Even before the heist of 30,000 identities from the credit reporting agencies Experian, Equifax and TransUnion resulted in the largest identity theft fraud case in US history late last year, META Group (Stamford, CT) research found that the number-one driver for security investments is the potential damage to a company's image after a security breach. Currently, many insurers manage user authentication as a service for each individual application, creating multiple stores of user data. These multiple and sometimes redundant storeswhich include user names, passwords, credentials and access-level authorizationsincrease the potential for inaccuracy. But the decentralized identity management systems that most insurers operate not only leave a carrier vulnerable to cyber-threats, but are expensive, as well.
On average, internal user information is stored in 22 distinct data stores, while external user information is stored in six, according to a META Group white paper, "The Value of Identity Management." And when authentication is handled as a function of individual applications, users must remember more passwords, and more IT support is required. Additionally, with disparate data stores, account provisioningthegeneration and maintenance of user accounts for platform and application accessis time consuming. There would be significant savings in costs and resources if these stores were consolidated and tasks such as account provisioning and password reset were automated, contends the META report.
Currently, the maintenance of user identities consumes, on average, 25 to 30 percent of an IT organization's time, reports John Hunt, partner, PricewaterhouseCoopers LLC (New York). "Anywhere from 15 to 30 or 40 percent of help desk calls deal with password reset," he says. "Each call costs between $20 and $25. It's a significant expense and it's non-value-add because password reset functions can be automated."
Although the business case for identity management consolidation is strong, there are a number of obstacles that need to be overcome before the benefits are realized. The most significant hurdle is that "insurers haven't budgeted for it," says Hunt. "Also, identity management crosses the entire organization, so there is typically no owner of the problem." Such a structure encourages decentralization and "carriers usually implement one-off solutions instead of putting together a steering committee," he adds.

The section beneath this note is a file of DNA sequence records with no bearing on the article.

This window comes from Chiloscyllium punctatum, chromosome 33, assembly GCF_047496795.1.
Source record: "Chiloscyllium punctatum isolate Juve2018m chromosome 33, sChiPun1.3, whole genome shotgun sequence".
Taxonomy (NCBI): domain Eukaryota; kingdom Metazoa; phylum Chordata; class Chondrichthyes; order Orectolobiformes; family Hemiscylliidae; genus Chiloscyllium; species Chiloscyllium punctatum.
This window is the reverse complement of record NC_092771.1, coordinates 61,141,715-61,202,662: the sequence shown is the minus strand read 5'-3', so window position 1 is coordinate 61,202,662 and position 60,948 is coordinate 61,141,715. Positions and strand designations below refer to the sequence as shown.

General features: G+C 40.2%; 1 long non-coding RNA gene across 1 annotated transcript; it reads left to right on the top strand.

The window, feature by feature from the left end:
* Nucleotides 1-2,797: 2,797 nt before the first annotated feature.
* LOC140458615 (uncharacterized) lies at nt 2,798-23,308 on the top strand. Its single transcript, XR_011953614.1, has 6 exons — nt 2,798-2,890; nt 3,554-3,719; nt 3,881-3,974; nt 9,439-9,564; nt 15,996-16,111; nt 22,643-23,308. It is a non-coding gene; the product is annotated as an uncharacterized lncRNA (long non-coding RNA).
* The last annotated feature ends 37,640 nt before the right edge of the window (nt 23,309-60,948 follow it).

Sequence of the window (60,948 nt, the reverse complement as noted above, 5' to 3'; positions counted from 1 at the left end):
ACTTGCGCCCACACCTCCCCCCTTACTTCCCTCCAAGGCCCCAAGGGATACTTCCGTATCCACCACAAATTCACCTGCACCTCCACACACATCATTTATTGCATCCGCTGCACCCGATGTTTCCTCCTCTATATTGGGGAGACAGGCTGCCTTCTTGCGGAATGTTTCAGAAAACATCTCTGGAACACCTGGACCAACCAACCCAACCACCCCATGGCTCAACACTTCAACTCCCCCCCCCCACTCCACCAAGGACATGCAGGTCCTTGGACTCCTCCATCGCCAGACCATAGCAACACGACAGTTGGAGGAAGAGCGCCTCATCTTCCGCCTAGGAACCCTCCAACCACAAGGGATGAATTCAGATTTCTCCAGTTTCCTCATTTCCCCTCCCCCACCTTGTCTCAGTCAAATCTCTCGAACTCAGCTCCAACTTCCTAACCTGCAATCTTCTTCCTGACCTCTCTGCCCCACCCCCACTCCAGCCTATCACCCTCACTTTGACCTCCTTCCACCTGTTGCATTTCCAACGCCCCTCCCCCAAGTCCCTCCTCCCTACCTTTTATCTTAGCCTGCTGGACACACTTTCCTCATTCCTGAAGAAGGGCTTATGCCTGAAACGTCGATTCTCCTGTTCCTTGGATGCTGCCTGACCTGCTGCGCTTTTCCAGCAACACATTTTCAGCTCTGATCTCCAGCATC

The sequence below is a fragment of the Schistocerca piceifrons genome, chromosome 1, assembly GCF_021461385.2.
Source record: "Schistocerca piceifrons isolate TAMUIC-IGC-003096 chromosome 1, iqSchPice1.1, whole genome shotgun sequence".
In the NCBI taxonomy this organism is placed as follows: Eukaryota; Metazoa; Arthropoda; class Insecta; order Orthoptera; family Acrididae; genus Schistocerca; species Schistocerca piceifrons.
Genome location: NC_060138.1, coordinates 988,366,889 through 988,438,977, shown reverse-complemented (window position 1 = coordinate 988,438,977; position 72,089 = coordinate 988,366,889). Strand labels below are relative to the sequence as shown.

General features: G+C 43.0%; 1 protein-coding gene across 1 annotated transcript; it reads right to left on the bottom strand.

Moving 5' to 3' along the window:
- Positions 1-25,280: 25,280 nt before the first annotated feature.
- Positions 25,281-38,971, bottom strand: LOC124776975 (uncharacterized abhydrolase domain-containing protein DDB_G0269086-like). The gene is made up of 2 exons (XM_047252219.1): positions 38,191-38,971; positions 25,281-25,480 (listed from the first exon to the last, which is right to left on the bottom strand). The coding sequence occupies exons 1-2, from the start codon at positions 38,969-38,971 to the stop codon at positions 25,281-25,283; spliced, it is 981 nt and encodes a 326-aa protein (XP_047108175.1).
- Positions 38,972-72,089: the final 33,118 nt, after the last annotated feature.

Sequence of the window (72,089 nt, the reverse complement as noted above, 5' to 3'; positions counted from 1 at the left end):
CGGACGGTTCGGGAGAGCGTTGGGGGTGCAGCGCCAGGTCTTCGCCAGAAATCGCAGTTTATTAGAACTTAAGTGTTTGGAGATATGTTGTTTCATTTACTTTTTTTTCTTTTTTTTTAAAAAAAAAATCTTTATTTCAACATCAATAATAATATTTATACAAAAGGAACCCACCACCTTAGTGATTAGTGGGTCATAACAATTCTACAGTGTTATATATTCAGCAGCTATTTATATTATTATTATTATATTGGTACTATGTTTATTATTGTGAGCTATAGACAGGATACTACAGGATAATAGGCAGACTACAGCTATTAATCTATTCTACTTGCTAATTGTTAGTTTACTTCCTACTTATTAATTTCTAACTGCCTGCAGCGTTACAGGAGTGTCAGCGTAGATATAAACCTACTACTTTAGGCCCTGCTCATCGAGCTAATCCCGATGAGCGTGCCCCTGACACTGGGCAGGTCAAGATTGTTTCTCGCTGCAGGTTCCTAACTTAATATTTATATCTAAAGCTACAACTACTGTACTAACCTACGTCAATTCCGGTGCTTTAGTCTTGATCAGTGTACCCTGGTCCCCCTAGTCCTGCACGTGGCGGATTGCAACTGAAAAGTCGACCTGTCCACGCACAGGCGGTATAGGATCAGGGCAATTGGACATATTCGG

Nationwide Insurance ($24.5 billion in assets, Columbus, OH) is one of the exceptions. The carrier has formed an executive steering committee in order to examine its identity management. According to Susan Gueli, associate vice president, information technology risk management, Nationwide, besides herself the steering committee is composed of the company's vice president of IT and its infrastructure architect. The five major components on which the carrier's identity management strategy focuses are authentication, authorization, provisioning and registration, identity validation and multi-factor authentication. The insurer manages the identity of 38,000 employees, agents and their employees, and business partners across the enterprise, according to Gueli.
Currently, the carrier is moving towards ID consolidation. "We are going through an evolutionary period right now from the perspective that, in the past, authentication has been seen as a service of the application. So today user data resides in disparate systems," Gueli says. "We are moving toward a central administration, internal enterprise directory and an e-business directory for authentication." Nationwide's internal enterprise directory will be used for employee authentication. Its e-business directory will be used for customers and producer/agents.
Also, Nationwide's central administration will be a distinct group handling all of the directories for identity management. The implementation strategy focuses on integration of the company's most central applications into the central directory first. "We wanted to have a big impact initially so that folks would clearly see the value of the central directory and a single password," says Gueli.
Although the planned three-year migration effort is only two months old, Nationwide already has reduced the number of passwords for some users from around eight to three or four. Additionally, the steering committee has explored additional aspects of value that the consolidation will bring.
For instance, Nationwide expects that application development will be eased because it will no longer be necessary to develop an authentication mechanism within each new application. Also, as Nationwide moves toward a more centralized system, the ease of implementing authentication policies will increase. "When you are dealing with many different authentication mechanisms, it's hard to implement policies on every one of them at the same time," Gueli says. "So if there was a policy change tomorrow, implementations would have to be staggered out." With an enterprise directory, the period of transition (during which there is sometimes an inconsistency of policies) will be avoided. Another expected advantage of the plan is the reduction of help-desk calls for password reset. These are currently the most common types of calls received by Nationwide's help desk. Although the carrier has automatic password-reset functions in place today, because of its disparate systems it faced challenges in managing the process.
"The problem is, when you have many authentication mechanisms, it is difficult to implement an automatic reset function for all of those mechanisms," says Gueli. "Nationwide has tried to first address the big hitters."